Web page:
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Nothing ties Larry Peterson to the rape and murder of Jacqueline Harrison but the stubborn say-so of the Burlington County prosecutor’s office. Their obstinance makes sense when you consider that Peterson is planning a civil suit and demanding an investigation into those responsible for his wrongful conviction and 17 years in prison.
“They took one lie after another and just built a case on that,” said Peterson. “Being a poor black man, or anyone that’s poor, and can’t defend himself because you don’t have money to obtain a good attorney — you up the creek. So I got jacked up.”
On Aug. 24, 1987 Harrison was found strangled on a dirt road in Burlington County. Harrison’s best friend and ex-boyfriend told prosecutors Peterson had scratches on his arms.
After learning he was a suspect, Peterson went to police to declare his innocence. He was charged with capital murder and sexual assault — in March 1989 he was convicted.
In July 2005 his conviction was vacated based on DNA evidence that proved his innocence. The semen found on Harrison, as well as the blood underneath her fingernails, did not belong to Peterson that person’s identity is still unknown.
Even so, the Burlington County prosecutor Robert D. Bernardi announced he would re-try Peterson. In August 2005, Peterson was finally released after borrowing thousands of dollars for his $200,000 bail.
In May of this year the prosecution finally agreed to drop all charges.
The Burlington County prosecutor’s office has yet to admit Peterson’s innocence. The prosecutor actually opposed testing the DNA that ultimately exonerated him.
The New Jersey Attorney General’s Office did not respond to requests for comment about if they planned to investigate the Burlington County prosecutor’s office and the detectives on Peterson’s case.
The prosecutor’s office still refuses to even apologize to Peterson. In an e-mail to City Belt Ray Milavsky, First Assistant in the Burlington office, wrote:
“You have asked: Do we plan to issue an apology to Larry Peterson. My question to you is why would we? It is apparent from your questions that you are of the impression that the DNA evidence in this case completely exonerates Mr. Peterson. This just simply is not the case when one studies the entire proofs of the trial and the investigation.”
Milavsky said they are looking for the person whose DNA was found on Harrison, but do not necessarily believe this person is the killer.
“The defense would argue that this mystery donor is in fact the killer. Certainly it is a theory that could be advanced to a jury and create the reasonable doubt that would result in a finding of not guilty,” he wrote to City Belt. “It is for this reason that we have dismissed the prosecution, as we have an ethical responsibility not to prosecute cases where there is a reasonable doubt. Reasonable doubt does not mean that Mr. Peterson is innocent.”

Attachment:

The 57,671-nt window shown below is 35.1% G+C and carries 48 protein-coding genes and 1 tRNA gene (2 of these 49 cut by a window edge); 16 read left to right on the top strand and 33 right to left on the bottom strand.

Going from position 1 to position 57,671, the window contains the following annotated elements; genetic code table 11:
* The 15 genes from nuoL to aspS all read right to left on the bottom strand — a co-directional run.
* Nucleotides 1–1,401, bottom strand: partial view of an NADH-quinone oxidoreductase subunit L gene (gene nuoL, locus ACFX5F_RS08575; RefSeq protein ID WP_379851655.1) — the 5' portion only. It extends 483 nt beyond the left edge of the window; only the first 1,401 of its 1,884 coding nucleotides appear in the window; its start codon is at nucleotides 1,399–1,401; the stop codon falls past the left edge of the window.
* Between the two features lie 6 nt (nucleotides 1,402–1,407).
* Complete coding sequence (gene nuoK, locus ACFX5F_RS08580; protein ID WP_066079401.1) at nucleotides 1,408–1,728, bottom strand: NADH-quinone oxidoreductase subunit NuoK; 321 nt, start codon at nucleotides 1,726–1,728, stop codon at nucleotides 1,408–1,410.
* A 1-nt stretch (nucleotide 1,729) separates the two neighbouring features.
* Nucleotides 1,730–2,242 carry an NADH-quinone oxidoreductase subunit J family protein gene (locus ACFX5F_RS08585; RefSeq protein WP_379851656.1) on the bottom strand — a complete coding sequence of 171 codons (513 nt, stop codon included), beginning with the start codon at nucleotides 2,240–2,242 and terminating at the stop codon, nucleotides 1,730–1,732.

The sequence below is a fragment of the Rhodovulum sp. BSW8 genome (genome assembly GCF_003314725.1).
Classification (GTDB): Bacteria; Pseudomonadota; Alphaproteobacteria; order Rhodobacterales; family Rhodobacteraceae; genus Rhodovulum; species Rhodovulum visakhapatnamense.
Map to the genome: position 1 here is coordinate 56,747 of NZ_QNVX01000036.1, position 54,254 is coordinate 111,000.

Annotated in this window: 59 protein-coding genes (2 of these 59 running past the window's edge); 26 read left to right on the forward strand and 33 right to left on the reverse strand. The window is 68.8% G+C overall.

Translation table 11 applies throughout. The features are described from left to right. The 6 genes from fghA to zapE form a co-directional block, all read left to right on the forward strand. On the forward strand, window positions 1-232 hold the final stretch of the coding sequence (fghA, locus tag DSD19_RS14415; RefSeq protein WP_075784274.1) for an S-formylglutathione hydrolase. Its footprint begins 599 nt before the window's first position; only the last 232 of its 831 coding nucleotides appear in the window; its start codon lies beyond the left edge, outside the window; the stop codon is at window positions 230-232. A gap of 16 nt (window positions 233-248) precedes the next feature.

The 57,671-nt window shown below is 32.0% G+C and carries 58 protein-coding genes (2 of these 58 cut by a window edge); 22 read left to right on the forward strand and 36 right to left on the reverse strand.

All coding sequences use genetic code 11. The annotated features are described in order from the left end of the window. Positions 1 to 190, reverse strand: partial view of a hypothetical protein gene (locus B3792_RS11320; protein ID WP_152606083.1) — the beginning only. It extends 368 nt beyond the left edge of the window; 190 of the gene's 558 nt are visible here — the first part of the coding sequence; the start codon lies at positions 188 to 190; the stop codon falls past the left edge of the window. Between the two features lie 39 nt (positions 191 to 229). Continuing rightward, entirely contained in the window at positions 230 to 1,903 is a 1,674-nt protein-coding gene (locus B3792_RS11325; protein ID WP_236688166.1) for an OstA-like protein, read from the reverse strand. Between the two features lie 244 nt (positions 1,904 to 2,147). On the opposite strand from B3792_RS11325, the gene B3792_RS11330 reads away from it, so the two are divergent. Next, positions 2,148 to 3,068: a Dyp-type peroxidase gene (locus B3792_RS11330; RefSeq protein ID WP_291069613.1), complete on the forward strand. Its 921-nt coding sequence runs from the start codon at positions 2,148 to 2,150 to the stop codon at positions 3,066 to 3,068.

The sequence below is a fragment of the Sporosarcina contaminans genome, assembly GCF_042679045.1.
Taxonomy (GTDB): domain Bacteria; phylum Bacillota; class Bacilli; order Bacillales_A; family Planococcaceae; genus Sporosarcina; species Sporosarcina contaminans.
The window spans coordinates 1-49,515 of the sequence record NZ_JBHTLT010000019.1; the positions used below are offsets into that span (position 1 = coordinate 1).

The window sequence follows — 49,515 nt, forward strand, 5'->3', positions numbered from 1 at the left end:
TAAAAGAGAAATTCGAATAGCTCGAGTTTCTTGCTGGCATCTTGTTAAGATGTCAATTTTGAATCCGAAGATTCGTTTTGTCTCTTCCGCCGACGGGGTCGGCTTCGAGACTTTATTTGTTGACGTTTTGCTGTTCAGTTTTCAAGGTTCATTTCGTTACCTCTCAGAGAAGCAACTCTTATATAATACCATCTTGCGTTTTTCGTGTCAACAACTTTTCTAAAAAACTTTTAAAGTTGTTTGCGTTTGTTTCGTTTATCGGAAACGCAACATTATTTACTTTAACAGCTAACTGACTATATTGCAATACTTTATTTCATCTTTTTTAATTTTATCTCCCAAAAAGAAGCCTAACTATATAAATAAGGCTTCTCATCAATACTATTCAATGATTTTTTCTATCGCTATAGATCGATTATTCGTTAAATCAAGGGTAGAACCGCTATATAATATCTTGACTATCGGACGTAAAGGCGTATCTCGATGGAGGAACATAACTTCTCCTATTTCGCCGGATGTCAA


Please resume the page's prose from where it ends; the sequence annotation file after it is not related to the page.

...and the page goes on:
Milavsky then went on to offer the “evidence” of witnesses who revealed non-public details of the crime — allegedly learned from Peterson’s confession to them.
Vanessa Potkin, an attorney for the Innocence Project who worked on Peterson’s case, pointed out that the three witnesses only told police about the confession after they were interrogated.
The two men who included key details of the crime, allegedly learned from Peterson’s confession, were interrogated by the same investigators, she added.
One of the witnesses, Robert Elder, has since admitted he lied and incorporated information he heard from investigators about the murder into his statement, according to the New York Times.
“The state hasn’t offered me anything,” said Peterson. “Nothing. Nothing but suck the life out of me and they’re still doing it everyday.”
Tried for capital murder but sentenced to life, he now volunteers with New Jerseyans for Alternatives to the Death Penalty. Lorry Post, a member of the group’s executive committee whose daughter was murdered, greeted Peterson outside the jail when he was released.
But proof of his innocence wasn’t the panacea Peterson hoped it would be or that it should be.
“I had to search and make my way,” he said. “If I hadn’t had anyone I don’t think I would have made it.”
Peterson, 55, now works for $8 per hour as a carpenter’s assistant.
“I can’t get a decent job for the mere fact that I got this on my record,” he said. “I’m out there busting my butt everyday for nothing. What is $8 an hour if you have to take care of yourself?”
He continues: “I go out on speaking engagements but now I have become a very angry person because after I finish speaking to these people, these people — they can drive, they can go home, they can lay comfortably in their homes, but I don’t have a home. I don’t have a car. I don’t even have a driving license. I don’t have a decent job.”
Upon his release from prison, all he was given was information on where to find clothes and a halfway house.
“I live with my mom,” said Peterson. “It’s not a bad place to be but I want my own.”
He continues: “I used to be independent. I was trying to build my life and everything was going well until this happened. Life was just taken from me.”
Voting Takes a Back Seat
One of the many rights taken from Peterson those 17 years was his right to vote. While he could register after he was released (although he was never told), sheer survival took priority.